Fate of trees on Notman House property up in the air
Developer expressed interest in land, a protected historic site since 1979
For the past century and a half at the corner of Sherbrooke and Clark Sts., as a busy city grew and packed dirt gave way to cobblestones and then cracked pavement, a stand of trees has slowly been stretching further and further upward.
Now neighbours say they’re worried that a possible condo development might threaten the huge trees, and they are circulating a petition to ask the borough to protect them.
“The danger is imminent,” said Tony Antakly, a Université de Montréal professor who lives across the street.
Work crews were on the property marking trees with red paint last Tuesday and Wednesday, he said, and he worries that the trees could be taken down soon.
But when asked if he had plans to cut down the trees, the property owner laughed.
“That’s my answer,” said Dario Pietrantonio, a lawyer who has owned the property for the past 10 years.
“I’m hoping that whoever was planning to cut down a tree on my property would tell me about it,” he added. “I haven’t heard anything of the sort.”
A developer did approach him recently with a proposal for a “small condo development,” he said, but those plans have since been put on hold.
He said he didn’t know why the developer had chosen to back off from the project, or whether it was permanent.
“Last I heard, which was maybe a week or so ago, I was told that there is no project in the works now,” Pietrantonio told The Gazette on Saturday. “They had looked into some different options but they’ve put everything on hold right now.”
Before the project was halted, he said, the potential developer had been on the property checking on the trees, which spread over most of the lot.
“I know the developer was looking at the state of the trees and the condition they were in … I think he was just taking an inventory. Nobody spoke to me about cutting down trees,” Pietrantonio said.
Pietrantonio noted that the original plan had called for the removal of some of those trees, but emphasized that those plans had been suspended.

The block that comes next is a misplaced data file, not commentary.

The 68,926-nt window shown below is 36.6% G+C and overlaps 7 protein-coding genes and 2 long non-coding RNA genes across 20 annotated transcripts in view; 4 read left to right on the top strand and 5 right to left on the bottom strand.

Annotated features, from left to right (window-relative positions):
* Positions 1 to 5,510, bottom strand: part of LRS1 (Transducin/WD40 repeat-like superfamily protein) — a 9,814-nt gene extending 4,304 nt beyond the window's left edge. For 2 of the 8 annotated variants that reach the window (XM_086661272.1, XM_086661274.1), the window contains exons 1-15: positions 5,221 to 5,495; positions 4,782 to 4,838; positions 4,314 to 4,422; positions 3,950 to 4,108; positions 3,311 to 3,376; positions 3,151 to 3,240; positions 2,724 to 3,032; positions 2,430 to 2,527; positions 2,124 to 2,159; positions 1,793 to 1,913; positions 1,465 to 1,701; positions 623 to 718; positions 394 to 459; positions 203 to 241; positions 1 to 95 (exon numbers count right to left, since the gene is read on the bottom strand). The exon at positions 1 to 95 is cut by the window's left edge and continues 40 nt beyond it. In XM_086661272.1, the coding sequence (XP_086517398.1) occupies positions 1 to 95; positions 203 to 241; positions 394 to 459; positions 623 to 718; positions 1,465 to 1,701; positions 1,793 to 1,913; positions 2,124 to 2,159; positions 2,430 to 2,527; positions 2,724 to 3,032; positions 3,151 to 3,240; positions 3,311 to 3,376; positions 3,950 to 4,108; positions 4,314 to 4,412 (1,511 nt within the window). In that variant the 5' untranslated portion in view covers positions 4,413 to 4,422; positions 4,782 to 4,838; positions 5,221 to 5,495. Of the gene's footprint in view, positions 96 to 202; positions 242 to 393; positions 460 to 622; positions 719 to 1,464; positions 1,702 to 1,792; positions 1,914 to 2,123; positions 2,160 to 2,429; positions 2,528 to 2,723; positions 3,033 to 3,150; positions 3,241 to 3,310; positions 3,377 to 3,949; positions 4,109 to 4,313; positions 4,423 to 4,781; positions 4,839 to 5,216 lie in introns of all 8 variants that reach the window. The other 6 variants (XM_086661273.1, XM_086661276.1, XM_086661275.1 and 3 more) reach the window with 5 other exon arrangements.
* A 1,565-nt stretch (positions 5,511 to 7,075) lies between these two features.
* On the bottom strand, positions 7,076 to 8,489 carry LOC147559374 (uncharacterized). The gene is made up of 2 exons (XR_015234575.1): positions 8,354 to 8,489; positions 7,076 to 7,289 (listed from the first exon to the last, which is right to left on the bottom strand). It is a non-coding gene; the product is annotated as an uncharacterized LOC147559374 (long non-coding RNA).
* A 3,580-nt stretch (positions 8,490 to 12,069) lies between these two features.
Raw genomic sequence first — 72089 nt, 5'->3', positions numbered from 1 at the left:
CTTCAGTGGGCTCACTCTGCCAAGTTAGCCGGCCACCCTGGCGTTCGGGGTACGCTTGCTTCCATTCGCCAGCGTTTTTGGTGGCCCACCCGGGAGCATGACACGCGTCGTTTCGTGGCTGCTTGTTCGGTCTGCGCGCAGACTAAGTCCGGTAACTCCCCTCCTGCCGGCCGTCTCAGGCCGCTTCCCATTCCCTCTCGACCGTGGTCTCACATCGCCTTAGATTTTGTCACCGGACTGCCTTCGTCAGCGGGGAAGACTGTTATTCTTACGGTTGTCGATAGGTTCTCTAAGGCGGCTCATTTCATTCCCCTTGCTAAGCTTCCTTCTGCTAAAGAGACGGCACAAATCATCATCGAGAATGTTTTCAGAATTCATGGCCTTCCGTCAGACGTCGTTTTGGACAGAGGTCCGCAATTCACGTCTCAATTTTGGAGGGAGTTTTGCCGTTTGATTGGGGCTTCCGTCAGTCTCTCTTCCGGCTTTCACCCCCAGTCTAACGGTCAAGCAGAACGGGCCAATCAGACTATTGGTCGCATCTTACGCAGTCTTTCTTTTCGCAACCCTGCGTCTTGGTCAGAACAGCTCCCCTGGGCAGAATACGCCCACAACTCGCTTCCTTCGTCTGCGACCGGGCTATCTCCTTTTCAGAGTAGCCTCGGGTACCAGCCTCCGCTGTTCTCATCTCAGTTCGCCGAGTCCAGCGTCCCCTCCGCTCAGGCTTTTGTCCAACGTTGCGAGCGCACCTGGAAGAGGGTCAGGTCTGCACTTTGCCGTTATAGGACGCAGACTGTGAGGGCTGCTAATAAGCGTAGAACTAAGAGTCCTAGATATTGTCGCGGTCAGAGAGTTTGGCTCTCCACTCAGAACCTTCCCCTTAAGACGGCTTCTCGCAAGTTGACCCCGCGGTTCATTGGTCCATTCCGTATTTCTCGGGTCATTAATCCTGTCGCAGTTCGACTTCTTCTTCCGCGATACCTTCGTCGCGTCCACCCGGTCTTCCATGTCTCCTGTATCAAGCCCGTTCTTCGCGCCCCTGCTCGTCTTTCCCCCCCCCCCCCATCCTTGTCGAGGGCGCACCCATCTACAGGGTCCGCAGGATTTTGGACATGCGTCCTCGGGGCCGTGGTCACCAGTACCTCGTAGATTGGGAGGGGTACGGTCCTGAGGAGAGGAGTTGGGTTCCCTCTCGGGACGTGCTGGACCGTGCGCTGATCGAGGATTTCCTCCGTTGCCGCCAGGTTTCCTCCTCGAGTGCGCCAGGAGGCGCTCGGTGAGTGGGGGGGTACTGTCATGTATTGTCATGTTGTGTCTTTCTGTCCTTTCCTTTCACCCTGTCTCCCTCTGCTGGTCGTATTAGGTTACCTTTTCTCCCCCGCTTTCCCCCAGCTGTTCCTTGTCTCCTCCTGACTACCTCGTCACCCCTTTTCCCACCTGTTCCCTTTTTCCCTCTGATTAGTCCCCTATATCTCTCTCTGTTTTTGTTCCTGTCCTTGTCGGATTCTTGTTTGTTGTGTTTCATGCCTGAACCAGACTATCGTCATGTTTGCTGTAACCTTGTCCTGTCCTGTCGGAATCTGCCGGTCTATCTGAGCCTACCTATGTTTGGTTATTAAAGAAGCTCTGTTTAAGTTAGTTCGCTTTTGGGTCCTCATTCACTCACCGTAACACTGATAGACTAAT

“I would not even entertain a project where all the trees would come down, because I’m sure there’s going to be issues. One or two out of all of them may come down, it’s possible,” he said.
Antakly said he isn’t convinced, pointing to the recent unsanctioned demolition of 50 trees in a Rosemont lot by an overeager developer.
Without obtaining any permits from the Rosemont–LaPetite-Patrie borough, real estate company Olymbec completely deforested a property on Beaubien and St-Urbain Sts. in May.
In 1999, workers cut down over 20 trees on a property in Notre-Dame-de-Grâce to make way for condos — again without applying to the borough for the necessary permits.
The property owner, Gescor, was fined $1,800.
In response, city council significantly increased the fines: For a first offence, individuals could be charged up to $1,000, and corporations a maximum of $2,000, per tree removed.
But Antakly said he doesn’t believe the fines are enough of a deterrent.
“Let’s say the owner comes one night and decides to cut the trees, what are the consequences for him? $5,000?” he said. That’s a small fine on a potentially lucrative condo project, Antakly added.
A development company in Laval applied in April 2012 for a permit to demolish a twostorey coach house on the property, but that request has not yet been approved.
Because the trees are located on the same property as the Notman House, a Mont- real landmark built in 1845 and designated a protected historic site in 1979, any plans to tear them down must be reviewed by the provincial minister of culture.
The five largest trees — three silver maples and two Kentucky coffee-trees — were probably planted over 150 years ago, explained Martin Lechowicz, a professor of forest ecology at McGill.
“These are far and away the largest silver maple trees I’ve seen,” he said, adding that trees of that species can live for up to 300 years.
“The thing that’s curious about (the Kentucky coffeetrees) is that they’re very rare in our region,” he said.
“They’ve got a bit of a strange heritage twist,” he added.
The trees are not native to Quebec, but many were planted in the city throughout the old Golden Square Mile district that runs along the base of Mount Royal.
“They must have been in vogue during the early-20th century,” Lechowicz said.
The trees are in good shape, he said, and will likely outlast most living Montrealers.
“They’ll be fine. Those trees will be good for another 100 years.”
The trees’ grandeur and unusual placement, metres from the concrete and exhaust at Sherbrooke St. and St-Laurent Blvd., would make the lot an excellent urban green space, Antakly and Lechowicz agreed.
“To me it’s natural to keep it as a pocket park,” Lechowicz said.
“But, obviously, it’s in private hands and there are bigger issues,”
Antakly and other residents are petitioning the borough to pitch in to buy the property.
“If they want to make it a park, they should buy it,” Pietrantonio said.
“I’ve had propositions that we should turn it into a communal garden, and people can plant tomatoes and stuff. They’re all wonderful ideas but not particular lucrative for somebody who bought the land.”
Resident Tony Antakly is fighting to conserve green space near Milton St.